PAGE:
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See the sweet way this mom modifies elf dolls for kids with disabilities

The dolls are altered to include cleft palates, hearing aids and hospital tubes.
/ Source: TODAY

This holiday season, lots of kids all over the world are going to ask their parents (and Santa) for a doll. Ideally, a doll that looks a little bit like they do.

But that's a real challenge for parents when their children are differently abled, or experiencing an ongoing illness that changes their appearance.

Enter UK-based Clare Tawell, 39, a medical radiation technologist whose hobby is modifying dolls (including a familiar-looking, red-hatted elf) with bonus bits that tell those children's' stories. The dolls (and elves) come with insulin pumps, limb differences, hearing aids and cleft palates — to name just a few of the changes. Her operation is called Bright Ears UK.

Now, you may look at those elves and think "they're Elf on the Shelf!" — except, they're not. As Tawell told TODAY, she uses the British-based elf called "Elves Behavin' Badly," a PMS International company that she says is "very much behind what I do."

"We still live in a world that puts great emphasis on 'being normal,' so if you have a physical/visible difference you are often made to feel abnormal," she told TODAY Parents via email. "To a child, this can really affect their self-confidence and esteem. When they go into a toy shop and see dolls with all 'normal' features it only strengthens the feeling of not belonging, or feeling like the odd one out. I want to change that."

Clare Tawell's elf dolls aim to make kids feel seen.
Clare Tawell's elf dolls aim to make kids feel seen.

One doll at a time, she is. And over the years, it's not just individuals who've purchased her dolls. Nurseries and schools use them, she says, to help "bring up the subject of inclusiveness amongst their children; this is great because hopefully these children will grow into adults who do not judge a person by how they look."

The motivation for creating these dolls is personal: One of Tawell's daughters, Matilda, 4, is deaf and wears hearing aids. (Her other daughter, Evelyn, is 8.) "I became really disheartened when I couldn't find a doll or any toy with hearing aids," she says. "It felt to me that society didn't deem her important and therefore she shouldn't be 'acknowledged.'"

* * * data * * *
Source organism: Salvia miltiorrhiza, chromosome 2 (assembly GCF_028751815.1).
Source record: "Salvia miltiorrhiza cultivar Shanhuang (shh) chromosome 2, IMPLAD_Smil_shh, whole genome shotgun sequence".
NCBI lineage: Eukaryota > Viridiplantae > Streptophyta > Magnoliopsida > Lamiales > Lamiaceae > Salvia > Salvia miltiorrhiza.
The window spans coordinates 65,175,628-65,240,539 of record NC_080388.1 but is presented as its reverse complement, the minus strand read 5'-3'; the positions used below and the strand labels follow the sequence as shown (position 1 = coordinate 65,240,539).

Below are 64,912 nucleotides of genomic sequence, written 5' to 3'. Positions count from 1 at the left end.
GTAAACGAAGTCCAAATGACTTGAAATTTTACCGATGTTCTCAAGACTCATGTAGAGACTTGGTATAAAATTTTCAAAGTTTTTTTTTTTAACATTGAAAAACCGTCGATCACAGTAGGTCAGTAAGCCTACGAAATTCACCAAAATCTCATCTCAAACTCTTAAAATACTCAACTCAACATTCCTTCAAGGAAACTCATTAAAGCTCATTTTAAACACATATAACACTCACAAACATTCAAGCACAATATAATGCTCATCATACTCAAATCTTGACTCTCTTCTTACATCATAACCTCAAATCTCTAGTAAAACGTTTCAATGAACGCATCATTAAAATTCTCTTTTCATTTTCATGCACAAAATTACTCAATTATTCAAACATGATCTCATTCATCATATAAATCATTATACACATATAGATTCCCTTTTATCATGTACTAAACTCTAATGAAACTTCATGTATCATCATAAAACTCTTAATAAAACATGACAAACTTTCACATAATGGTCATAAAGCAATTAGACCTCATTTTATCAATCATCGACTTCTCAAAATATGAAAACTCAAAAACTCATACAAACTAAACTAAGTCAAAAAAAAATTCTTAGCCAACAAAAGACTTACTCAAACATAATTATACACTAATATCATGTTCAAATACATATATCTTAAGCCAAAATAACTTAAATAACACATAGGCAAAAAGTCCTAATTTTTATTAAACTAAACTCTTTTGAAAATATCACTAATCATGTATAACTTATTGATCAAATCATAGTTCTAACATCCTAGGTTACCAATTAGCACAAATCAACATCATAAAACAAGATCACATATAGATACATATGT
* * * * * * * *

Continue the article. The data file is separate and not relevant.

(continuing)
After presenting Matilda with the doll, Tawell said she "could tell (the girl) 'got' what the doll was about because she kept touching the doll's hearing aids and then her own hearing aids."

Clare Tawell with Evelyn (l.) and Matilda.
Clare Tawell with Evelyn (l.) and Matilda.Courtesy Clare Tawell

Soon, other mothers Tawell had met at the National Deaf Children's Society (NDCS) were requesting similar dolls, and "it kind of snowballed from there…. It is incredibly empowering for them. So, my range of dolls quickly expanded, and I'm still expanding them now to include as many medical conditions as possible."

That said, she's addressed the issue of ethnic differentiation in the dolls (most are white, with a few Black dolls) with her customers on her Facebook page, writing, "Unfortunately there is a great lack of dolls made by manufacturers of other ethnicities. When I adapt dolls, I need to be able to take them apart so that I can safely attach devices and a lot of the available dolls do not allow me to do this. It is very much an ongoing process to increase the diversity of dolls offered at BrightEars."

Tawell started her business with inspiration from her daughter, who wears hearing aids.
Tawell started her business with inspiration from her daughter, who wears hearing aids. Brightears

"I would love for children in the future to be able to go into a shop and see dolls with hearing aids and cleft lips net to the regular dolls, because then it makes it normal, not different," said Tawell. "When people see these dolls, it can open up a dialogue and increase awareness and understanding of these differences."

It's just a little bit of magic, after all.

This story was originally written in 2020 and has been updated.